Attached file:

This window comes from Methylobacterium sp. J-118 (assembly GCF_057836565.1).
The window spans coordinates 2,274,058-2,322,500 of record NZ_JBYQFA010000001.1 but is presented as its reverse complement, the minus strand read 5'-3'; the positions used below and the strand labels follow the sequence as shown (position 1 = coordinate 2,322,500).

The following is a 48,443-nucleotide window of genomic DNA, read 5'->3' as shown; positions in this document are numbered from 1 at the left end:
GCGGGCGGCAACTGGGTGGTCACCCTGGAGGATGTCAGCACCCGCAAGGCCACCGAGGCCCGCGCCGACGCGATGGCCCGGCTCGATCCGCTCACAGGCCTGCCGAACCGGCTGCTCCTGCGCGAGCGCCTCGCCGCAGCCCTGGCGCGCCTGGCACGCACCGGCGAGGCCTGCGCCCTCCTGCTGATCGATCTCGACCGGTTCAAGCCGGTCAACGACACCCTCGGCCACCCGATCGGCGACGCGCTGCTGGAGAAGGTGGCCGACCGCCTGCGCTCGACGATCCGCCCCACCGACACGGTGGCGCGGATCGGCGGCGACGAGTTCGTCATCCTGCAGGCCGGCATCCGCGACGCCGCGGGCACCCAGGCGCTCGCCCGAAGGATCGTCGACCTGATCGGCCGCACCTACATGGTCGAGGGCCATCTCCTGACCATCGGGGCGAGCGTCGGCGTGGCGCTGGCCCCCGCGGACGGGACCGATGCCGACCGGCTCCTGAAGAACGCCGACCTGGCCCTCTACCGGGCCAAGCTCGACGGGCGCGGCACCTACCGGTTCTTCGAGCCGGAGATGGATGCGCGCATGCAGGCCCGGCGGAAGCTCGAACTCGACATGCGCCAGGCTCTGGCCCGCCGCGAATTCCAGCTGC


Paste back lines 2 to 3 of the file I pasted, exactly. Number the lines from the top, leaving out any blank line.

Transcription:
The window spans coordinates 2,274,058-2,322,500 of record NZ_JBYQFA010000001.1 but is presented as its reverse complement, the minus strand read 5'-3'; the positions used below and the strand labels follow the sequence as shown (position 1 = coordinate 2,322,500).

The following is a 48,443-nucleotide window of genomic DNA, read 5'->3' as shown; positions in this document are numbered from 1 at the left end: